"More than a decade back, when bird flu had broken out in India, the wild bird population was not known to have an impact. There are very few research papers available which say things to the contrary. Till now, there is very little scientific evidence to prove that bird flu or any such diseases can wipe out species. So, (although there might be a few deaths) it is unlikely to affect the endangered bird population significantly," said Dilawar.
How can tech enhance bird tracking?
Dr Abi Tamim Vanak, Disease Ecologist at Ashoka Trust for Research in Ecology and the Environment, said that there are many ways of tracking birds and monitoring their health, which can go a long way in proactively addressing any bird borne diseases.
"The technology that is currently available is GPS and satellite tracking of birds. However, India is behind in such tracking methods. We have only a handful of birds which had been tagged in India. There are a whole bunch of reasons for this. The tags themselves are expensive, and then there are restrictions imposed by certain laws on operation of any radiofrequency device or any satellite communication device, and without the permission from the central government's telecommunication department, it cannot be used. So, currently, we know a lot more about birds tagged in Mongolia which come to India, than about birds that have been tagged in India." said Vanak.
It is not to say bird tagging doesn’t happen in India at all. There are Amur falcons that go from Siberia to South Africa; which have been tagged in India. But it doesn’t happen at a scale in which it should, pointed out Vanak. He added that the best way to mitigate such outbreaks in future is routine monitoring and a one-health framework.
"We should do continuous monitoring throughout the year. If health authorities, animal husbandry authorities, public health workers and wildlife scientists work together, under what's called a ‘one-health framework’, then it can be done routinely, just like it is done for monitoring diseases in livestock. It is the best way to monitor diseases in wild birds. Wildlife surveillance in India is the weakest link for any of these emerging viruses, and we need to strengthen it," suggested Vanak.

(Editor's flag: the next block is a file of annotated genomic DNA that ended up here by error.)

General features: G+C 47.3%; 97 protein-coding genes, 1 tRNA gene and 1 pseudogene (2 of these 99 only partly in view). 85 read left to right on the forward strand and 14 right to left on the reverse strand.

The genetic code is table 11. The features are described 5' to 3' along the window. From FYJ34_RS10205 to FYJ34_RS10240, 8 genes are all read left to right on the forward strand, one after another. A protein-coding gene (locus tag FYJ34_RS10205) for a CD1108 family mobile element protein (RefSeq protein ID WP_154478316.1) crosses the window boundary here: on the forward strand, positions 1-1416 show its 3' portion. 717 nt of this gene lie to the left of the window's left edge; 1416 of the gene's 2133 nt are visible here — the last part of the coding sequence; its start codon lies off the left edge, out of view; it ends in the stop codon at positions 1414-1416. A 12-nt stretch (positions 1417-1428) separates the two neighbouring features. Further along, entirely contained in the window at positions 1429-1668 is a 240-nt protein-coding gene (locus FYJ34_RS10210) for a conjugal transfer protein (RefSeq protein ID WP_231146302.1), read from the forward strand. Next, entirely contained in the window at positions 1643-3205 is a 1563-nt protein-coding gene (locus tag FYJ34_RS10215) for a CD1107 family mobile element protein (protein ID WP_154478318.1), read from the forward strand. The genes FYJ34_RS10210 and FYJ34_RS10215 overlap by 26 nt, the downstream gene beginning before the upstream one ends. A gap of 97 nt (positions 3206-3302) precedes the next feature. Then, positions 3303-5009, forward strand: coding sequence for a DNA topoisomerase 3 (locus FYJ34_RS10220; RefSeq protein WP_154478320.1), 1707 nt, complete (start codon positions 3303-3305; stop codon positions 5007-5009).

With every bird flu outbreak, the poultry industry takes a considerable hit. Media reports say that a dip of 40-60 per cent has been observed in poultry product prices in the past week.
Dr Farah Ishtiaq, from the Tata Institute for Genetics and Society, who has previously worked on avian influenza and malaria, stated, "With the increase in population density (increase contact rates) and no regulations on poultry hygiene or transportation of poultry etc, it is very easy for infections to transmit between poultry farms. So, we need strict regulation and monitoring of poultry in densely populated areas."
She further added, "Bird flu can be a serious threat for captive endangered species like vultures in breeding programs where infections with bird flu can wipe out the whole captive population."
Neha Singh, Founder of a Pune-based non-profit organization Forest Regeneration and Environmental Sustainability Trust (FORREST), pointed out that awareness among poultry owners about how to deal with such outbreaks and possibly compensation for owners of culled poultry can curb the rapid spread of the virus.
"Veterinary staffs also need better and increased training to understand the disease and quickly alert the respective authorities about any possible outbreak, and an increased surveillance and monitoring of wild birds in biodiversity hot spots and zoos should become a priority," added Singh.